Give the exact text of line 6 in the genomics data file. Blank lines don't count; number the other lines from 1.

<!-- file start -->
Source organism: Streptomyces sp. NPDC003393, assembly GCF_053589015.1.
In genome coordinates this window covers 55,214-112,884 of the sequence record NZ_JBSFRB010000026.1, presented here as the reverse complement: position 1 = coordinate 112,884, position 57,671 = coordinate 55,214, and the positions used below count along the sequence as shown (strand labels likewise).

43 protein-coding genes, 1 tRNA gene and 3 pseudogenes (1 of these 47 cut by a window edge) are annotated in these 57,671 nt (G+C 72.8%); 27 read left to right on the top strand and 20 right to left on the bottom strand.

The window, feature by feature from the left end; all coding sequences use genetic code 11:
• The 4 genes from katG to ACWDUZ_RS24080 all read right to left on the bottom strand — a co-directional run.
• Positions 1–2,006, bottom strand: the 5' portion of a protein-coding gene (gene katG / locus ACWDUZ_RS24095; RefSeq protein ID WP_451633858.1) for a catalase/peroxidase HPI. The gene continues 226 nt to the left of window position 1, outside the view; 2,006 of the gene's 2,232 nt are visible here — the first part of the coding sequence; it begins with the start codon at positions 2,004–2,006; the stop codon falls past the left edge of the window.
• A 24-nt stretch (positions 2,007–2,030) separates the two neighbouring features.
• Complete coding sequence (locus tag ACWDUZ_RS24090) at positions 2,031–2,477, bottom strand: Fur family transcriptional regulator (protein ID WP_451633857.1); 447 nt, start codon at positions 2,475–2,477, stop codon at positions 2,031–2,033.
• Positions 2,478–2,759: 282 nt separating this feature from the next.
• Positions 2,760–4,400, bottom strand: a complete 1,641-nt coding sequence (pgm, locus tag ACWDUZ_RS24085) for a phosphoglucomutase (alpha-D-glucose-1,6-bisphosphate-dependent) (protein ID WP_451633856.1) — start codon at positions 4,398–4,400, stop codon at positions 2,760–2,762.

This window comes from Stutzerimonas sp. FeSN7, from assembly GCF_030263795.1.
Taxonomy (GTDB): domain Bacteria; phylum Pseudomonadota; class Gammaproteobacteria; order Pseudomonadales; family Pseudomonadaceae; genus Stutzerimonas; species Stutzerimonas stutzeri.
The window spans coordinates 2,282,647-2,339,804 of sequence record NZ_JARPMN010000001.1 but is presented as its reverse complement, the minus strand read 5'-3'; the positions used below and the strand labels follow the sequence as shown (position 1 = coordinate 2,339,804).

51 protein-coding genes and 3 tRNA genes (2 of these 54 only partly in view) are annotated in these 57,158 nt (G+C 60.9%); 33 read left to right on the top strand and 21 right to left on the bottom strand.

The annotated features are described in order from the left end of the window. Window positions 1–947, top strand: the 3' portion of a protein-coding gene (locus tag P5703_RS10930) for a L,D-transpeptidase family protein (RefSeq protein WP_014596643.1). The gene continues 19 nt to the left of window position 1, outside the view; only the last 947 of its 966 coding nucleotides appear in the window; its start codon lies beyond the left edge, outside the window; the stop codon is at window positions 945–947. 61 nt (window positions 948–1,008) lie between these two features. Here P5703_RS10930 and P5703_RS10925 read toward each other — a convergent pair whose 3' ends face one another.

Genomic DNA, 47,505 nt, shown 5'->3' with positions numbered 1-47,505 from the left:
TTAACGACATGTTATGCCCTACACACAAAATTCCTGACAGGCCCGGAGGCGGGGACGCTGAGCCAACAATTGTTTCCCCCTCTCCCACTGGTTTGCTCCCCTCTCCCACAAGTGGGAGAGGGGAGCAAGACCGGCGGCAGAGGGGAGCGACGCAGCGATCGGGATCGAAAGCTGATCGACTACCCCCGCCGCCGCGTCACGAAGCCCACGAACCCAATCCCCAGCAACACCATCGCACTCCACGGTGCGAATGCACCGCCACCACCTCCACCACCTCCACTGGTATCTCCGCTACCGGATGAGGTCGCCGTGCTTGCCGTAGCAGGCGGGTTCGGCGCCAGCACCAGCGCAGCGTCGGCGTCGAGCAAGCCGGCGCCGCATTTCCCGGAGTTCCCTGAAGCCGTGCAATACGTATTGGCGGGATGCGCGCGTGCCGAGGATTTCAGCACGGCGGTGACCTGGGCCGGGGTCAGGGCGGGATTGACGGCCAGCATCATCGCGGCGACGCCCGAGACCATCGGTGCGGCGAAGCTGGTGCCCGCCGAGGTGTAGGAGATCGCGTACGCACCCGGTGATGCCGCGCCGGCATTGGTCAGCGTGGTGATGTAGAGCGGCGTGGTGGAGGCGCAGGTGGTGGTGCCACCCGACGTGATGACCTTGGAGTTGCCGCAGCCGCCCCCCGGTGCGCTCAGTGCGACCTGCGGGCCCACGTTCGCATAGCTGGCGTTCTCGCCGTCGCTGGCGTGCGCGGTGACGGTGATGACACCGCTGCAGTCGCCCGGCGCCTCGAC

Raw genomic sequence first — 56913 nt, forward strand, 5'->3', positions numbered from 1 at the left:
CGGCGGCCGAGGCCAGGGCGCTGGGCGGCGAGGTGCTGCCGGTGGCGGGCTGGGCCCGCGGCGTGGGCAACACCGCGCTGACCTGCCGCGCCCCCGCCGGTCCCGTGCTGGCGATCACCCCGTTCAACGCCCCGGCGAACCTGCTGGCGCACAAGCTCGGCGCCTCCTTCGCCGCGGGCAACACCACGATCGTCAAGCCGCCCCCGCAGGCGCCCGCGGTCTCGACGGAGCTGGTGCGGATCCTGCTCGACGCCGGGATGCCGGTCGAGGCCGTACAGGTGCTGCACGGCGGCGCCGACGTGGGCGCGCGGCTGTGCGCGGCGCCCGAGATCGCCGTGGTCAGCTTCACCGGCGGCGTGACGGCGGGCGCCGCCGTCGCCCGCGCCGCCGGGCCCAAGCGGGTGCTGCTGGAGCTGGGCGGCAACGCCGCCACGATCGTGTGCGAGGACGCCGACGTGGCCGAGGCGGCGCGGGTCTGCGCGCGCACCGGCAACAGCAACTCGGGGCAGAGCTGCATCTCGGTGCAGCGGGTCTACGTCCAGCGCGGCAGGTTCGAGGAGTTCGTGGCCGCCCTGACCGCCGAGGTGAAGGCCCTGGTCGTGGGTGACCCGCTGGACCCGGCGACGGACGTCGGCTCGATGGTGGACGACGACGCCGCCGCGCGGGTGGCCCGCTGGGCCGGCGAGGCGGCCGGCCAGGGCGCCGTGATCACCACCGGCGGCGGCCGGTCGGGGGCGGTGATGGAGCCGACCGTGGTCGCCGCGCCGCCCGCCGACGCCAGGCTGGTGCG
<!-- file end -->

• Positions 1–2,006, bottom strand: the 5' portion of a protein-coding gene (gene katG / locus ACWDUZ_RS24095; RefSeq protein ID WP_451633858.1) for a catalase/peroxidase HPI. The gene continues 226 nt to the left of window position 1, outside the view; 2,006 of the gene's 2,232 nt are visible here — the first part of the coding sequence; it begins with the start codon at positions 2,004–2,006; the stop codon falls past the left edge of the window.